``There has been a particular focus on arms. This issue is addressed directly in the Good Friday Agreement. Sinn Féin accepts that decommissioning is an essential part of the peace process. We believe the issue of arms will be finally and satisfactorily settled under the aegis of the de Chastelain Commission as set out in the Agreement. All parties to the Agreement have an obligation to help bring decommissioning about. Sinn Féin is committed to discharging its responsibilities in this regard.
``Decommissioning can only come about on a voluntary basis. The Good Friday Agreement makes clear that the context required for its resolution is the implementation of the overall settlement, including the operation of its institutions and using the mechanism of the de Chastelain Commission. This is a collective responsibility.
``Sinn Féin has a total and absolute commitment to pursue its objectives by exclusively peaceful and democratic means in accordance with the Good Friday Agreement. For this reason, we are totally opposed to any use of force or threat of force by others for any political purpose. We are totally opposed to punishment attacks.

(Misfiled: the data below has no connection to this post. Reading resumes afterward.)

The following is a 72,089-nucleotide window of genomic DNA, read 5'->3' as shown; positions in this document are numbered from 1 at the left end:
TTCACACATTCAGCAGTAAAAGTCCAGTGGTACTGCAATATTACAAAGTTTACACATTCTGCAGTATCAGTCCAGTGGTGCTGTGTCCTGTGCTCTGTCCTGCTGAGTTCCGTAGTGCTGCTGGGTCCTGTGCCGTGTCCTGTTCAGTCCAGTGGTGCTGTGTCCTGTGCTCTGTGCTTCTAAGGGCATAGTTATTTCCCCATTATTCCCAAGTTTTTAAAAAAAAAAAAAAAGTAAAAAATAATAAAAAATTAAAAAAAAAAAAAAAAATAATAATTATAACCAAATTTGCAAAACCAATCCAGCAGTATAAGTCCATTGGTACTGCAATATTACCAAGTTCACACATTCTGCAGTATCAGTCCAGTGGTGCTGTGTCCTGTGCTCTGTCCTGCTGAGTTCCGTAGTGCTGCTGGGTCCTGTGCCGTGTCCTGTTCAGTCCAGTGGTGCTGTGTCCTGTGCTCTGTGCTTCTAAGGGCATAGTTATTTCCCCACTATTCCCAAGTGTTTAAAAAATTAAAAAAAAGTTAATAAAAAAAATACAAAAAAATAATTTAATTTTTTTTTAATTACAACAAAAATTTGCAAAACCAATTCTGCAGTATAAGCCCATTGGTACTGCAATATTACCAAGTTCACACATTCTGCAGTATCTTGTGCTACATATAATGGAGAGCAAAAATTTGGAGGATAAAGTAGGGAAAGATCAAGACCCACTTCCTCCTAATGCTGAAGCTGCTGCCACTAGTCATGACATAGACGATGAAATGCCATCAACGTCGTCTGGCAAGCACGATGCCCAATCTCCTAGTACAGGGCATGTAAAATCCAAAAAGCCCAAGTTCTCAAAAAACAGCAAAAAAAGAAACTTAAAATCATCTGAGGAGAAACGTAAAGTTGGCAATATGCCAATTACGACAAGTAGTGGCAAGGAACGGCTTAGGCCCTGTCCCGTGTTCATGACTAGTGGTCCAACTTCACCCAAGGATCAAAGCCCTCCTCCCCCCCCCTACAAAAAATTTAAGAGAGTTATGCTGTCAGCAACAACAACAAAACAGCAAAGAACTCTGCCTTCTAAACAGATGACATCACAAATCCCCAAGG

``In the Executive the two Sinn Féin ministers will make and honour the pledge of office which includes a commitment to non-violence and exclusively peaceful and democratic means. Under the terms of the Agreement, any member of the Executive can be removed from office for failure to meet his or her responsibilities, including those set out in the Pledge of Office.
``All sections of our people have suffered profoundly in this conflict. That suffering is a matter of deep regret but makes the difficult process of removing conflict all the more imperative. Sinn Féin wishes to work with, not against, the unionists and recognises this as yet another imperative. For Sinn Féin, co-operation and accommodation is the objective of this process.
``We reiterate our total commitment to do everything in our power to maintain the peace process and to removing the gun forever from the politics of our country.''